Suspension arrays of microspheres analyzed using flow cytometry offer a new approach to multiplexed assays for large-scale screening applications. By optically encoding micron-sized polymer particles, suspension microarrays can be created to enable highly multiplexed analysis of complex samples. Each element in the array is comprised of a subpopulation of particles with distinct optical properties and each array element bears a different surface receptor. Nucleic acids, proteins, lipids or carbohydrates can serve as receptors to support the analysis of a wide range of biomolecular assemblies, and applications in genomic and proteomic research are being developed. Coupled with recent innovations for rapid serial analysis of samples, molecular analysis with microsphere arrays holds significant potential as a general analysis platform for both research and clinical applications.
Laboratory systems for microscopic computed tomography (micro-CT) have recently evolved from specialized prototype tools to become essential components of many research laboratories. The availability of commercial systems with almost microscopic resolution and the capability to image live animals has opened up entirely new applications for micro-CT in laboratory investigation. This review describes the technical aspects of micro-CT and highlights some current research applications. Micro-CT has the potential to replace serial histology as the reference standard in many in vitro studies, and provides a practical approach to obtain quantitative information during some longitudinal investigations in vivo.
The chemical industry is exploring the use of renewable feed stocks to improve sustainability, prompting the exploration of bioprocesses for the production of chemicals. Attractive features of biological systems include versatility, substrate selectivity, regioselectivity, chemoselectivity, enantioselectivity and catalysis at ambient temperatures and pressures. However, a challenge facing bioprocesses is cost competitiveness with chemical processes because capital assets associated with the existing commercial processes are high. The chemical industry will probably use biotechnology with existing feed stocks and processes to extract higher values from feed stocks, process by-products and waste streams. In this decade, bioprocesses that offer either a process or a product advantage over traditional chemical routes will become more widely used.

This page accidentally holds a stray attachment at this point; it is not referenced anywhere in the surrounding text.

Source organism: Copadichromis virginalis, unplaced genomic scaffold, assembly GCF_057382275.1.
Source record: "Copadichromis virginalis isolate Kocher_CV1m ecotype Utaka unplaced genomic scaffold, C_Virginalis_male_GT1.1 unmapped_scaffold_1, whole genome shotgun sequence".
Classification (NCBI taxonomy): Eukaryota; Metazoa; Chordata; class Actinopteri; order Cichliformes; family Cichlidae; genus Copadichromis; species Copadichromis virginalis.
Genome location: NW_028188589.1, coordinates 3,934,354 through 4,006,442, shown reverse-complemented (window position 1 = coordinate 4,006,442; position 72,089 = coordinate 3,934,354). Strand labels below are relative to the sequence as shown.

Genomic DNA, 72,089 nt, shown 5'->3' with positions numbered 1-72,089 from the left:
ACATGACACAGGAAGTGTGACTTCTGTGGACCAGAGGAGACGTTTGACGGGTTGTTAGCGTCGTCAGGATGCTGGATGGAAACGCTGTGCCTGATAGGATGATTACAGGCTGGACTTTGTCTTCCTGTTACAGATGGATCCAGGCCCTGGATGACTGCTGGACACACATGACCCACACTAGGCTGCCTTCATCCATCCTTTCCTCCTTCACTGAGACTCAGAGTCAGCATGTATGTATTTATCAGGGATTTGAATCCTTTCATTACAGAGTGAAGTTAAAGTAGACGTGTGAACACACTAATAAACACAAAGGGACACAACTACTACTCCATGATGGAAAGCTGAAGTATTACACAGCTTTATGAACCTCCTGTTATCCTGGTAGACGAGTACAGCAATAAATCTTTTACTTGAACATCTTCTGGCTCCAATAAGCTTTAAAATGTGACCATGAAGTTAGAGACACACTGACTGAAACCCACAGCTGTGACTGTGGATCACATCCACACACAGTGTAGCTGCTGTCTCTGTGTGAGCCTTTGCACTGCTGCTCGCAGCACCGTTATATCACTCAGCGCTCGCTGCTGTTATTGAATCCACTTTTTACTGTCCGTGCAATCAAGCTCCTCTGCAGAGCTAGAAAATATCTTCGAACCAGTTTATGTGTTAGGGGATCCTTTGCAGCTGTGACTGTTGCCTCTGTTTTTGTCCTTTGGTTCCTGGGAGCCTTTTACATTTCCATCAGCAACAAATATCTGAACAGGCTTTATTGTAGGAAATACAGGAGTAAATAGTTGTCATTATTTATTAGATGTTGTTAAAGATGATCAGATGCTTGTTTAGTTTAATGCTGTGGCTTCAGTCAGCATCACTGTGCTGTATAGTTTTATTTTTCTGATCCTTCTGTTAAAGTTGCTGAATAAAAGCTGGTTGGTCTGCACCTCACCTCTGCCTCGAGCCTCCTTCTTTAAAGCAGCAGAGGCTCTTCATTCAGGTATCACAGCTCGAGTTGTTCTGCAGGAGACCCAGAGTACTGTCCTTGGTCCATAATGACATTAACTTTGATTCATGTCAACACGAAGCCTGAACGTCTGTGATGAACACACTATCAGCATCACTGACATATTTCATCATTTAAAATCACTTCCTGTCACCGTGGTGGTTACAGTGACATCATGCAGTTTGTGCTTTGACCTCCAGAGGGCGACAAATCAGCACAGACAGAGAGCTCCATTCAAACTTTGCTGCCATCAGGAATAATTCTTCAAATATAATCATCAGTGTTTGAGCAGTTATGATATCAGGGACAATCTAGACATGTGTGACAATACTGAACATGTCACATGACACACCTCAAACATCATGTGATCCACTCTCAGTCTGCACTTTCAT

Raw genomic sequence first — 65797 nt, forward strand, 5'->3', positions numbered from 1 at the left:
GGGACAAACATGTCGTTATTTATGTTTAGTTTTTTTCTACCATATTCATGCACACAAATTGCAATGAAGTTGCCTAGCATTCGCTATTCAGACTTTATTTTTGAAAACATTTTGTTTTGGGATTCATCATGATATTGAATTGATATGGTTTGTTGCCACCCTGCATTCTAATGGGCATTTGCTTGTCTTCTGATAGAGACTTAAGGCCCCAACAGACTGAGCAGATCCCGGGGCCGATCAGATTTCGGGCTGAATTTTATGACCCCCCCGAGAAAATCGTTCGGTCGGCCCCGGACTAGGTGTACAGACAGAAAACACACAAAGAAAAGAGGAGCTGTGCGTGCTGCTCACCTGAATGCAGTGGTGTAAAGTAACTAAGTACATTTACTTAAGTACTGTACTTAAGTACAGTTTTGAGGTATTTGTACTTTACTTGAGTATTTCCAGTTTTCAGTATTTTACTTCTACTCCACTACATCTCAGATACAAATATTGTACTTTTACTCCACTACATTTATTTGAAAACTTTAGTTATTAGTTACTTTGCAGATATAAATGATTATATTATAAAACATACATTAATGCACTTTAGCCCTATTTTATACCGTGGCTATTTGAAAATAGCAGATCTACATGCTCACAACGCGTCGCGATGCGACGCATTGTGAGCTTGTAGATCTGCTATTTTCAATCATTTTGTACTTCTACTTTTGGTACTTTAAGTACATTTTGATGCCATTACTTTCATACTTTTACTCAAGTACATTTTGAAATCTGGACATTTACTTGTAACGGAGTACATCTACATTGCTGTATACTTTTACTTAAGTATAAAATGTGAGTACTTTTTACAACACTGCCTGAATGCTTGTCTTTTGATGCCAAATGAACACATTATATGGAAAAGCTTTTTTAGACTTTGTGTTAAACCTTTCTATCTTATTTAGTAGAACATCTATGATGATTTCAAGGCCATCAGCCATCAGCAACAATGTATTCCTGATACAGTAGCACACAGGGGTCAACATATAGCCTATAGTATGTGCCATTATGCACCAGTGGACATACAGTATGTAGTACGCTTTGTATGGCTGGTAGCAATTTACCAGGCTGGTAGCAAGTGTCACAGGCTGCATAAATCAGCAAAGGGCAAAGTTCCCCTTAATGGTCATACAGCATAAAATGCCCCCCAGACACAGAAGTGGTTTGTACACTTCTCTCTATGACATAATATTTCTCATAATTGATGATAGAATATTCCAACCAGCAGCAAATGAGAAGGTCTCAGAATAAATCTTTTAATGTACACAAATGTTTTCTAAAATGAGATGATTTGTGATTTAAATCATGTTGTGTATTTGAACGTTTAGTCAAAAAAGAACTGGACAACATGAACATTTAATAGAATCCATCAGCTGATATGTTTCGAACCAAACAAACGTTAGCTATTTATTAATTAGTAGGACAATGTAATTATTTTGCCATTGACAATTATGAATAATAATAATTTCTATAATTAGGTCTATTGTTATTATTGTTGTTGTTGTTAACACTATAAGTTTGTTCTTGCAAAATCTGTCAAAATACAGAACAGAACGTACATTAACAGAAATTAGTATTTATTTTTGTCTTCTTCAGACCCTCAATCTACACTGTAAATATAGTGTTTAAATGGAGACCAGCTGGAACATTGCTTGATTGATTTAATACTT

Since its introduction three decades ago, computed tomography (CT) has been regarded as an imaging technique that is good at providing structural information but poor at providing physiological (functional) data to help with diagnosis. For instance, although it can reveal an abnormal mass present in the lung or liver, it cannot always differentiate a benign mass from a malignant growth. The introduction of fast CT scanners in the past decade, together with the development of better analysis techniques, has helped to launch functional CT as a new method to investigate the physiological basis of function and disease in the human body.
Wood is almost as important to humanity as food, and the natural forests from which most of it is harvested from are of enormous environmental value. However, these slow-growing forests are unable to meet current demand, resulting in the loss and degradation of forest. Plantation forests have the potential to supply the bulk of humanity's wood needs on a long-term basis, and so reduce to acceptable limits the harvest pressures on natural forests. However, if they are to be successful, plantation forests must have a far higher yield of timber than their natural counterparts, on much shorter rotation times. To achieve this in reasonable time, biotechnology must be applied to the tree-improvement process, for which large increases in public and private capital investment are needed. However, additional obstacles exist in the form of opposition to plantations, some forest ecocertification schemes, and concerns about aspects of forest biotechnology, especially genetic engineering. It is the intention of this article to explain, in detail, why plantation forests are needed to sustainably meet the world's demand for wood, why they are not being developed fast enough, and why the application of biotechnology to tree improvement is essential to speeding up this process.